As the case evolved, however, the facts did not lend themselves to a legal determination that Anthony had killed her child.  That realization angered many. Called "Tot Mom" or "Baby Killer" by some, Anthony's case divided the country.  As reported by the Huffington Post on July 5, 2011, upon the announcement of the verdict, "outside the courthouse, many in the crowd of 500 reacted with anger, chanting, "Justice for Caylee!" One man yelled, "Baby killer!"  No matter the facts, it seemed unfair to many that such a bad mother would escape a long jail sentence.  Wherever you go in America today, the name Casey Anthony continues to spark controversy and trigger intense anger.  

Still, Anthony was luckier than many women of color stereotyped as "deviant".  Unlike these women, in Anthony's case, a jury of her peers decided to dutifully apply the "beyond a reasonable doubt standard" of criminal prosecution. Unfortunately, many women of color are often not afforded that basic consideration. Moreover, women of color are confronted with the added stereotype of being promiscuous baby killers. Such stereotype has fueled the impulse to prosecute disproportionately pregnant women of color suffering from addiction.  It also underlies the uneven approach and treatment of black women who commit infanticide compared to their white counterparts.  In a world that treats imperfect mothers harshly, Anthony's case, compared to those of some black women, exemplifies the relative privilege that exists even in these restrictive contexts.

Consider the case of Shakara Dickens, an African-American woman in Memphis, TN.  Like Anthony, the disappearance of Dickens's daughter was first surrounded with uncertainty and incredibility as to what really happened. Dickens claimed that she gave her 9-month-old daughter to a friend of the baby's father.  Like Anthony, Dickens went to a nightclub and bought new clothes days after her daughter's disappearance.  Similarly, she did not report her daughter missing for a week.  After a trial in 2012, in which she was convicted, Dickens was sentenced in June 2012 to 19 years without parole.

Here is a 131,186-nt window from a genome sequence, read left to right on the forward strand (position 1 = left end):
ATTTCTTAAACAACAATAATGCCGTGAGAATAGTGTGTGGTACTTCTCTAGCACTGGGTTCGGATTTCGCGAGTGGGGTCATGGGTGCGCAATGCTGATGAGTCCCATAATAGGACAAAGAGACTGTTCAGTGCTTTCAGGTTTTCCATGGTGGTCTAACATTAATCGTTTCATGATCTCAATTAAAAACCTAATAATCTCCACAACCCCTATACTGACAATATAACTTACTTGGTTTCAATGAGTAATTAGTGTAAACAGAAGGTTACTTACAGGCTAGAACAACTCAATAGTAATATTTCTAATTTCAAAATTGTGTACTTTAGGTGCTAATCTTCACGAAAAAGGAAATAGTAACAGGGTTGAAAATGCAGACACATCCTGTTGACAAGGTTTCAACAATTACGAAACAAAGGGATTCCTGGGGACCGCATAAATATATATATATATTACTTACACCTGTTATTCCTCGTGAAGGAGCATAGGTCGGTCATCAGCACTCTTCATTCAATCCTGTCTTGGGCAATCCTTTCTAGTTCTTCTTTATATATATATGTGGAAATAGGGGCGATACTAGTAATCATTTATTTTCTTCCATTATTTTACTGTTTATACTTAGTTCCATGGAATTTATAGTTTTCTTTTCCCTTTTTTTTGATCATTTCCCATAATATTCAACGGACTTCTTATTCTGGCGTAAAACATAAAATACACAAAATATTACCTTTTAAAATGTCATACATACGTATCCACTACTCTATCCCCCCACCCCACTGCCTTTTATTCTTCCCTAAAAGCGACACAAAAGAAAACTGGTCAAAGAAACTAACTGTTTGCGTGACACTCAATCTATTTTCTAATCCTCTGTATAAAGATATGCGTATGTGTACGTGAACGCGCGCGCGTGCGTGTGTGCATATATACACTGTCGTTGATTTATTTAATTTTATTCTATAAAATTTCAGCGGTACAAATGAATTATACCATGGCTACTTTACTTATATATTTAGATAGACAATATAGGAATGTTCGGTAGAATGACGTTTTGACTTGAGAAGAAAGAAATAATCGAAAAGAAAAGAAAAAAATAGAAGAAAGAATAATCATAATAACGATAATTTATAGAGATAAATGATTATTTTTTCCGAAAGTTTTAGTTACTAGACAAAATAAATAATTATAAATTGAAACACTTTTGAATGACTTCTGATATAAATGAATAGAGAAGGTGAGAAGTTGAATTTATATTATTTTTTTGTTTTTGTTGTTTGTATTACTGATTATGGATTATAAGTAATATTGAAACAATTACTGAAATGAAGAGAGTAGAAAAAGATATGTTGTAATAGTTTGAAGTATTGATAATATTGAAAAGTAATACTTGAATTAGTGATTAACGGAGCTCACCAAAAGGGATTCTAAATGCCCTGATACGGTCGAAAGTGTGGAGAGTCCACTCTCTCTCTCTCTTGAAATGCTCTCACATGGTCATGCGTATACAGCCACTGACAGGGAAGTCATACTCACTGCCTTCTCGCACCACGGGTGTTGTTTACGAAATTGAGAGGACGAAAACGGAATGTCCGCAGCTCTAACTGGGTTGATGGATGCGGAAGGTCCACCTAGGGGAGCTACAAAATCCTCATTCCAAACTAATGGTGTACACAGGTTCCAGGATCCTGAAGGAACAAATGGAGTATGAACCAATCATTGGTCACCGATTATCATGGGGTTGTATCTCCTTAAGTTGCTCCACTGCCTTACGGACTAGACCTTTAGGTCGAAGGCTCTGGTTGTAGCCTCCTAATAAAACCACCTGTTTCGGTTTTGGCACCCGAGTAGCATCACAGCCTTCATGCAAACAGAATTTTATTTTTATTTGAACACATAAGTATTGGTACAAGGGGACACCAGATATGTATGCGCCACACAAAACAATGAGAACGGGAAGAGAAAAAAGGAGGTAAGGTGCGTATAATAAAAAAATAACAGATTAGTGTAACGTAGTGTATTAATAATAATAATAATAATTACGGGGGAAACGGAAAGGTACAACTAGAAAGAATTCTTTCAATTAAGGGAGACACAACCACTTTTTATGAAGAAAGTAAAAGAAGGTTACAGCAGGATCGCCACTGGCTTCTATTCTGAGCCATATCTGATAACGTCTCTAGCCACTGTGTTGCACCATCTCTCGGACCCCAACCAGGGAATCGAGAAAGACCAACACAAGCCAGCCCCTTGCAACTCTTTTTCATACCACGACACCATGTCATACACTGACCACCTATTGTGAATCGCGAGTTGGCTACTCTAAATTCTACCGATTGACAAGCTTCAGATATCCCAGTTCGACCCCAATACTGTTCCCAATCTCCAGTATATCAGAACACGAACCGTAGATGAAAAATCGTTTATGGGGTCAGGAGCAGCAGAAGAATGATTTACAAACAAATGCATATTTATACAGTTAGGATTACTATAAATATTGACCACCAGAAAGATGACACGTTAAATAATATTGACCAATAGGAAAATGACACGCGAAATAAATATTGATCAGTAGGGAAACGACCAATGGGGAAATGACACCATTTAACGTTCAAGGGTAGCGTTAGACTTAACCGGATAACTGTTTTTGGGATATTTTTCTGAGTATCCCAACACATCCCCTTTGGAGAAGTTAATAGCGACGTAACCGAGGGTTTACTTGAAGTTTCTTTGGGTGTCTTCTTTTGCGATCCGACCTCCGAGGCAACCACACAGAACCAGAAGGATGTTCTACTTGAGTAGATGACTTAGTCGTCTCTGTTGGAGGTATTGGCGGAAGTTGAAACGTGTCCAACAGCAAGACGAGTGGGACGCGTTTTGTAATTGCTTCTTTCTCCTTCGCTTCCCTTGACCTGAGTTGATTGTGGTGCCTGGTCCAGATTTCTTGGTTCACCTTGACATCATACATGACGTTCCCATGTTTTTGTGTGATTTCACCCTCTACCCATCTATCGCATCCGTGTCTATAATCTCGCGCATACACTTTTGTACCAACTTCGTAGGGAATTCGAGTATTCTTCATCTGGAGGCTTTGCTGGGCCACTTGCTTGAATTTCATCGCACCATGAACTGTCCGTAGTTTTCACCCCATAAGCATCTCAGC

Unlike Yates, Shakara Dickens was not viewed as suffering from a debilitating illness warranting treatment.  Like Anthony, she exemplified the prototype of bad motherhood deserving of punishment, but unlike Anthony, she did not receive the benefit of the doubt from her jury.

This contrast in treatment is a harsh reminder to check any narrative that paints women in one-dimensional terms.  Tendencies to simply criminalize non-conforming behaviors by women must be constantly denounced if the effects of sexual profiling are ever to be stymied.  Furthermore, in denouncing sexual profiling, close attention must be paid to the ways in which privilege and oppression can intersect in the gender context.  Doing so, will ensure that efforts to reform these problematic laws and practices remain inclusionary and non-hierarchical.  

Professor Michèle Alexandre is an Associate Professor at the University of Mississippi School of Law. She is a graduate of Colgate University and Harvard Law School. Her teaching areas include international law, civil rights law, disability law, gender and the law and constitutional law.

 

This blog does not necessarily reflect the views of Rights Working Group.